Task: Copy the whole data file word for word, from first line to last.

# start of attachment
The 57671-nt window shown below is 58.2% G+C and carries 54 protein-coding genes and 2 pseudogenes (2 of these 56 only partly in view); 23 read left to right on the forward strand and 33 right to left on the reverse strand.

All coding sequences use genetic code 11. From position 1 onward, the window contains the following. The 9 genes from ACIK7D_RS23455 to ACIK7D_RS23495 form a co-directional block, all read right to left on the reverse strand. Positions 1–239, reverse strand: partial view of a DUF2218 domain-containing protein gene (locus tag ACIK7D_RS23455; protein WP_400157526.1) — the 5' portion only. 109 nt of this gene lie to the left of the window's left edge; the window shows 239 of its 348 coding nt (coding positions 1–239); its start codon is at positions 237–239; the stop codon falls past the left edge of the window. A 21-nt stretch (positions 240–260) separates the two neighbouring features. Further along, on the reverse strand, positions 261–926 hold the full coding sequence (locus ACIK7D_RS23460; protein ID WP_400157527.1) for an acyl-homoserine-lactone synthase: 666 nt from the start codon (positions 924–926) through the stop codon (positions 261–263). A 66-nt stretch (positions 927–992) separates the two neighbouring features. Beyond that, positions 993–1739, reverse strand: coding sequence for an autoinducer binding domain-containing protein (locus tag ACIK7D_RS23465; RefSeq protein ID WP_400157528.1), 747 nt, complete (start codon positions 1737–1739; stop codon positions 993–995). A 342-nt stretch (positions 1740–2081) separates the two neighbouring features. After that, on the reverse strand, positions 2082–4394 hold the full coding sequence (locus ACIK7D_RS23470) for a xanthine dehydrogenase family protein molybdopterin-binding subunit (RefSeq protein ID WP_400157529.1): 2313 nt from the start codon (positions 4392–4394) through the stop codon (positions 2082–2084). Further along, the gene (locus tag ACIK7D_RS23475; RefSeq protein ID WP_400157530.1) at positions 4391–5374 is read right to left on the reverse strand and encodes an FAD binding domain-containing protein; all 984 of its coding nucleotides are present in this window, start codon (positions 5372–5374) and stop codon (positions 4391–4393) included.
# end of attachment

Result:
The 57671-nt window shown below is 58.2% G+C and carries 54 protein-coding genes and 2 pseudogenes (2 of these 56 only partly in view); 23 read left to right on the forward strand and 33 right to left on the reverse strand.

All coding sequences use genetic code 11. From position 1 onward, the window contains the following. The 9 genes from ACIK7D_RS23455 to ACIK7D_RS23495 form a co-directional block, all read right to left on the reverse strand. Positions 1–239, reverse strand: partial view of a DUF2218 domain-containing protein gene (locus tag ACIK7D_RS23455; protein WP_400157526.1) — the 5' portion only. 109 nt of this gene lie to the left of the window's left edge; the window shows 239 of its 348 coding nt (coding positions 1–239); its start codon is at positions 237–239; the stop codon falls past the left edge of the window. A 21-nt stretch (positions 240–260) separates the two neighbouring features. Further along, on the reverse strand, positions 261–926 hold the full coding sequence (locus ACIK7D_RS23460; protein ID WP_400157527.1) for an acyl-homoserine-lactone synthase: 666 nt from the start codon (positions 924–926) through the stop codon (positions 261–263). A 66-nt stretch (positions 927–992) separates the two neighbouring features. Beyond that, positions 993–1739, reverse strand: coding sequence for an autoinducer binding domain-containing protein (locus tag ACIK7D_RS23465; RefSeq protein ID WP_400157528.1), 747 nt, complete (start codon positions 1737–1739; stop codon positions 993–995). A 342-nt stretch (positions 1740–2081) separates the two neighbouring features. After that, on the reverse strand, positions 2082–4394 hold the full coding sequence (locus ACIK7D_RS23470) for a xanthine dehydrogenase family protein molybdopterin-binding subunit (RefSeq protein ID WP_400157529.1): 2313 nt from the start codon (positions 4392–4394) through the stop codon (positions 2082–2084). Further along, the gene (locus tag ACIK7D_RS23475; RefSeq protein ID WP_400157530.1) at positions 4391–5374 is read right to left on the reverse strand and encodes an FAD binding domain-containing protein; all 984 of its coding nucleotides are present in this window, start codon (positions 5372–5374) and stop codon (positions 4391–4393) included.